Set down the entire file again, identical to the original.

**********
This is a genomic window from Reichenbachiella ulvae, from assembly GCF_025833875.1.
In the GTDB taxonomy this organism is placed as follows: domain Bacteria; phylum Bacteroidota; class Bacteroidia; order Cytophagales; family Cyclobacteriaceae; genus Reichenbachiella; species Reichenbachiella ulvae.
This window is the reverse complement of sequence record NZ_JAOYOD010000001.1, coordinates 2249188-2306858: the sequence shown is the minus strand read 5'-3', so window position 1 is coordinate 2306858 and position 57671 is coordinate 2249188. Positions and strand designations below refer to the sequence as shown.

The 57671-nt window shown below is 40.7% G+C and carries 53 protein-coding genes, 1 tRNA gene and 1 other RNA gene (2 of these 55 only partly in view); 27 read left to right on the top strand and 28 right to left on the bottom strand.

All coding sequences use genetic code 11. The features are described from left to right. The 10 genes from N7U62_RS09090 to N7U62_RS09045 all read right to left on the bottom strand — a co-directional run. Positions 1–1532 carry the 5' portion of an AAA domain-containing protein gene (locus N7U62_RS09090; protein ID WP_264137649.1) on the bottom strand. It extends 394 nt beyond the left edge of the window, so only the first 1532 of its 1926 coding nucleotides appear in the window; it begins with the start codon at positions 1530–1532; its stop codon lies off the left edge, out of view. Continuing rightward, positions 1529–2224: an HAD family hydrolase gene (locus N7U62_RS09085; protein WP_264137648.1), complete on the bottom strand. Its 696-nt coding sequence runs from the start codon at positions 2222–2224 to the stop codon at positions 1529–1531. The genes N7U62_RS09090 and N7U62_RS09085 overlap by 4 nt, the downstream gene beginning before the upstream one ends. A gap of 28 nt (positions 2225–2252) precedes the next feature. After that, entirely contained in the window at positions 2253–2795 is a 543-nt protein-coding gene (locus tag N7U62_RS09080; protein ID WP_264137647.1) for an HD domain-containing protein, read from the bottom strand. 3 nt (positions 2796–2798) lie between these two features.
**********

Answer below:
This is a genomic window from Reichenbachiella ulvae, from assembly GCF_025833875.1.
In the GTDB taxonomy this organism is placed as follows: domain Bacteria; phylum Bacteroidota; class Bacteroidia; order Cytophagales; family Cyclobacteriaceae; genus Reichenbachiella; species Reichenbachiella ulvae.
This window is the reverse complement of sequence record NZ_JAOYOD010000001.1, coordinates 2249188-2306858: the sequence shown is the minus strand read 5'-3', so window position 1 is coordinate 2306858 and position 57671 is coordinate 2249188. Positions and strand designations below refer to the sequence as shown.

The 57671-nt window shown below is 40.7% G+C and carries 53 protein-coding genes, 1 tRNA gene and 1 other RNA gene (2 of these 55 only partly in view); 27 read left to right on the top strand and 28 right to left on the bottom strand.

All coding sequences use genetic code 11. The features are described from left to right. The 10 genes from N7U62_RS09090 to N7U62_RS09045 all read right to left on the bottom strand — a co-directional run. Positions 1–1532 carry the 5' portion of an AAA domain-containing protein gene (locus N7U62_RS09090; protein ID WP_264137649.1) on the bottom strand. It extends 394 nt beyond the left edge of the window, so only the first 1532 of its 1926 coding nucleotides appear in the window; it begins with the start codon at positions 1530–1532; its stop codon lies off the left edge, out of view. Continuing rightward, positions 1529–2224: an HAD family hydrolase gene (locus N7U62_RS09085; protein WP_264137648.1), complete on the bottom strand. Its 696-nt coding sequence runs from the start codon at positions 2222–2224 to the stop codon at positions 1529–1531. The genes N7U62_RS09090 and N7U62_RS09085 overlap by 4 nt, the downstream gene beginning before the upstream one ends. A gap of 28 nt (positions 2225–2252) precedes the next feature. After that, entirely contained in the window at positions 2253–2795 is a 543-nt protein-coding gene (locus tag N7U62_RS09080; protein ID WP_264137647.1) for an HD domain-containing protein, read from the bottom strand. 3 nt (positions 2796–2798) lie between these two features.